Cost-Effectiveness Analysis of Demining Programs

This section analyzes data to perform a Cost-Effectiveness Analysis (CEA) of the U.S.-sponsored Ethiopian and Eritrean Demining Programs. Eventually, CEA may be used as a methodology to help determine whether the United States should continue its existing demining programs. The Ethiopian and Eritrean demining programs can serve as a model for the expansion of future demining programs in other areas that are important to American interests.

Enumerated costs and their effectiveness, which are compatible with any demining effort, will be listed and quantified as much as possible. The United Nations and NGOs have been involved in landmine programs, and some research has been completed on the personnel effects of landmine injuries in a few of the countries with landmine problems, e.g., Cambodia, Mozambique, Afghanistan and Angola. However, there has not been a study of the cost-effectiveness when the United States has solely initiated, sponsored and maintained a humanitarian demining program.

The demining operations in Ethiopia and Eritrea were significantly different from the experience of previous efforts in Afghanistan (Operation Safe Passage). In Ethiopia and Eritrea, the instructors implemented a longer and more complete training program from the outset. The U.S. demining efforts in Eritrea and Ethiopia were strictly a matter between the United States and the host nations, without UN assistance. The programs were long-term, continuous processes that required a substantial transfer of equipment from the United States to the two countries. Demining training programs in these two countries provided a way for America to establish demining programs without UN assistance.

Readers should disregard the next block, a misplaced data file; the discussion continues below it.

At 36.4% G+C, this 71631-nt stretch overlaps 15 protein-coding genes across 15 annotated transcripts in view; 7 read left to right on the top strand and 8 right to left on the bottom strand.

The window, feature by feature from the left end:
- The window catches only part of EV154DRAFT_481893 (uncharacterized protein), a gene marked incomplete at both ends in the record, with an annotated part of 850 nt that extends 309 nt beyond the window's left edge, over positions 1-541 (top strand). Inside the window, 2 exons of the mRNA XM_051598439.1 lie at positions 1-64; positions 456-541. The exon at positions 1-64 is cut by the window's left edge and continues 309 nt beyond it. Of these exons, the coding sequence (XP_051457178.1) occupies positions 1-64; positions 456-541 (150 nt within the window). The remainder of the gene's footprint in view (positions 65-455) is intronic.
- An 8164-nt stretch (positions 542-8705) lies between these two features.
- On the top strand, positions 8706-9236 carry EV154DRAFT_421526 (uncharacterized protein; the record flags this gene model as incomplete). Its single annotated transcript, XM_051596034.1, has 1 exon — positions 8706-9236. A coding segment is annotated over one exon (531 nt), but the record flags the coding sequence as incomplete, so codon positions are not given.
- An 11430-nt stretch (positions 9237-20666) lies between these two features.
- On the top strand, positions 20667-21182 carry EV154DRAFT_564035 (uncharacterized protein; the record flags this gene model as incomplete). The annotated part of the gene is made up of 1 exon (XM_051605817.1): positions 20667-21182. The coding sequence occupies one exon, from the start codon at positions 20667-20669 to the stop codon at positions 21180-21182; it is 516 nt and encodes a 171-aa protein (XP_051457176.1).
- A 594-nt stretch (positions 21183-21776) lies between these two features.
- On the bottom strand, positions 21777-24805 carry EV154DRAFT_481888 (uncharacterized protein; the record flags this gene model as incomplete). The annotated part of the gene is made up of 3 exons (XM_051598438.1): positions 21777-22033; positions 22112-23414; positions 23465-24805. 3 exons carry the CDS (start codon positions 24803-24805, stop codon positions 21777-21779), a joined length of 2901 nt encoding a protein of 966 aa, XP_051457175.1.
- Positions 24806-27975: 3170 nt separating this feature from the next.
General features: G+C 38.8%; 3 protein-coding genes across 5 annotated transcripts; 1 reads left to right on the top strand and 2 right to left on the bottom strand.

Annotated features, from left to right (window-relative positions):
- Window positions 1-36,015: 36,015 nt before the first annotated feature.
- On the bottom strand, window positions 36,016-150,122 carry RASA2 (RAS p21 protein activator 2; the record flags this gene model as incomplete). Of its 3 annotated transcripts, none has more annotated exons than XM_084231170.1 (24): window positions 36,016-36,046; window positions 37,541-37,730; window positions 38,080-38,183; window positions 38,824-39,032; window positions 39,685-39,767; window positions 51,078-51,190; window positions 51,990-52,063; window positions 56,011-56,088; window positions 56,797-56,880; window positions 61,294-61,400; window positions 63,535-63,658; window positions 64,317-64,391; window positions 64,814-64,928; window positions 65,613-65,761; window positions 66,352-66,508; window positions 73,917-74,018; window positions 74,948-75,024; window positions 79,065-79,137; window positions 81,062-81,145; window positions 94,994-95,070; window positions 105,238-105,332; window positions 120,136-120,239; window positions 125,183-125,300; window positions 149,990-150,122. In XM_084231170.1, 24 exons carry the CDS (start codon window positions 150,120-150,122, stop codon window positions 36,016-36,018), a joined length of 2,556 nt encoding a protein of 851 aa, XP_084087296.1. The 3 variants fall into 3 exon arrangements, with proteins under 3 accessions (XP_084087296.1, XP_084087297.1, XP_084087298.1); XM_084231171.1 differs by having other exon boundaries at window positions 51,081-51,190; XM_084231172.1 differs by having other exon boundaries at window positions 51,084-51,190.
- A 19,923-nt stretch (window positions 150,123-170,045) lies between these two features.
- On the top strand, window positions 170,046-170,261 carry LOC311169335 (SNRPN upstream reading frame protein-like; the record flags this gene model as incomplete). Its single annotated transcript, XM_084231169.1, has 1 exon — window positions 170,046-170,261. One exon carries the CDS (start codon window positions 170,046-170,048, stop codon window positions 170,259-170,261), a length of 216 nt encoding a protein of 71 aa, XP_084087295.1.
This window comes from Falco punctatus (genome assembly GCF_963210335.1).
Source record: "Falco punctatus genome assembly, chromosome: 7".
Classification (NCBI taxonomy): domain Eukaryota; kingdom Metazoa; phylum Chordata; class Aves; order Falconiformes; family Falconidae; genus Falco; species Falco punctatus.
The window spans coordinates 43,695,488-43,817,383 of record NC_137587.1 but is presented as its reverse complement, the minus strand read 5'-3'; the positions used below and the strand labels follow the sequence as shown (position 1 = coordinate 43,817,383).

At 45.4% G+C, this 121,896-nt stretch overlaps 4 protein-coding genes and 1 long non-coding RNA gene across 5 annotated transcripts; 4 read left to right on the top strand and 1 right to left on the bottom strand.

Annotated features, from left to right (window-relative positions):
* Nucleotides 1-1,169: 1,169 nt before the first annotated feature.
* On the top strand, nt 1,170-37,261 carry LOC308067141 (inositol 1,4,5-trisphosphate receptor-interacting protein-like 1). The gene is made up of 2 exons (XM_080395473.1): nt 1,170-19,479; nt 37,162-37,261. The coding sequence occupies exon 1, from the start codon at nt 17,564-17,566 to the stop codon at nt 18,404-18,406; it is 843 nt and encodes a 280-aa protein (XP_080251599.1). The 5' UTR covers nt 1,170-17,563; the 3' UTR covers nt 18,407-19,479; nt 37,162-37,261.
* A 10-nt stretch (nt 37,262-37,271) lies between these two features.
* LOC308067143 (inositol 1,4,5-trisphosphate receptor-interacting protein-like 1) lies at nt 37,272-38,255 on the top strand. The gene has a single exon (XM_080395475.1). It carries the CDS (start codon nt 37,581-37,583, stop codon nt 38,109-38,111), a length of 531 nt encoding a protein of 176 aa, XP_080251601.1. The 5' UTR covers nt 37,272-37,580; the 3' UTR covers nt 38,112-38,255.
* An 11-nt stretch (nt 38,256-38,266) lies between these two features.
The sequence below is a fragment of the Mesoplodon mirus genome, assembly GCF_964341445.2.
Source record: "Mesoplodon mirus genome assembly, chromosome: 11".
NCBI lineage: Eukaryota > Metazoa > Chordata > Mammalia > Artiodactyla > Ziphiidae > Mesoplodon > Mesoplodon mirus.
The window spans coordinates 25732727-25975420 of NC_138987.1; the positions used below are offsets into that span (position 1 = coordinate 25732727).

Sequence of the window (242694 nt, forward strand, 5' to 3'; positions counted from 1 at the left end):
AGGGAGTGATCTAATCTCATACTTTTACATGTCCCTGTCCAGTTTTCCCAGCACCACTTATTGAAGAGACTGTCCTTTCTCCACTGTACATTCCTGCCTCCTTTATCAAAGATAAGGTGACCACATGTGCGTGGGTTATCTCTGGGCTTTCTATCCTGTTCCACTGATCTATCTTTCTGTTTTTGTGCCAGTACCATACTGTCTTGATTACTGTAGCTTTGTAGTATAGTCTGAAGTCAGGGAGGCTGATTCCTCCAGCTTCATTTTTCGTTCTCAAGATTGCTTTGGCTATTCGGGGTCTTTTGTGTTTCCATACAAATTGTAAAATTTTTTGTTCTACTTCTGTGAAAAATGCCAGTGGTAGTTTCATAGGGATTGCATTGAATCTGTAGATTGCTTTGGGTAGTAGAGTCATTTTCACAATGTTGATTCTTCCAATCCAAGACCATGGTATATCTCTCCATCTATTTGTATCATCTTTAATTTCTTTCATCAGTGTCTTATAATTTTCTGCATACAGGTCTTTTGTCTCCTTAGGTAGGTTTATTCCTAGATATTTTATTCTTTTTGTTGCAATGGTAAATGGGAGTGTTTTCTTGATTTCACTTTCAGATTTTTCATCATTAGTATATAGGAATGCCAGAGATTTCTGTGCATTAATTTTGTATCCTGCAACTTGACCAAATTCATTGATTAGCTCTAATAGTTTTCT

This study analyzed costs and effectiveness of the U.S.-sponsored Ethiopian and Eritrean Demining Programs. The purpose was to determine its applicability as a model and to assess how the United States should decide to expand demining into other countries.

Cost effectiveness was calculated for ranking program alternatives since they were relatively similar and there is a single dominant objective whose attainment can be measured directly. Cost encompassed all those items valued in money terms, such as its inputs and outputs.

In the case of the demining program, the prime benefit was to eliminate landmines in order to prevent injury and death to the populace. To accomplish these objectives, the United States provided funds (inputs) to help restore a national infrastructure (benefits) that had been rendered unusable by landmines. The objective was to return mined areas—including villages, farmland and roads—to productive use.

The Cost Effectiveness Analysis sought to measure:

(1) costs of two or more program operations, i.e., demining, public awareness, historical research in each country; and

(2) the cost effectiveness of demining in Ethiopia compared with Eritrea. In terms of comparing the cost-effectiveness of the demining programs in Ethiopia and Eritrea, the benefits or outputs of the programs were much greater in Ethiopia than Eritrea, as Table 1 clearly indicates.

Table 1: Comparison of cost effectiveness in Ethiopia and Eritrea

Costs: $ 6,089,000 

325,625 mines destroyed 
159 villages cleared 
285 km roadway cleared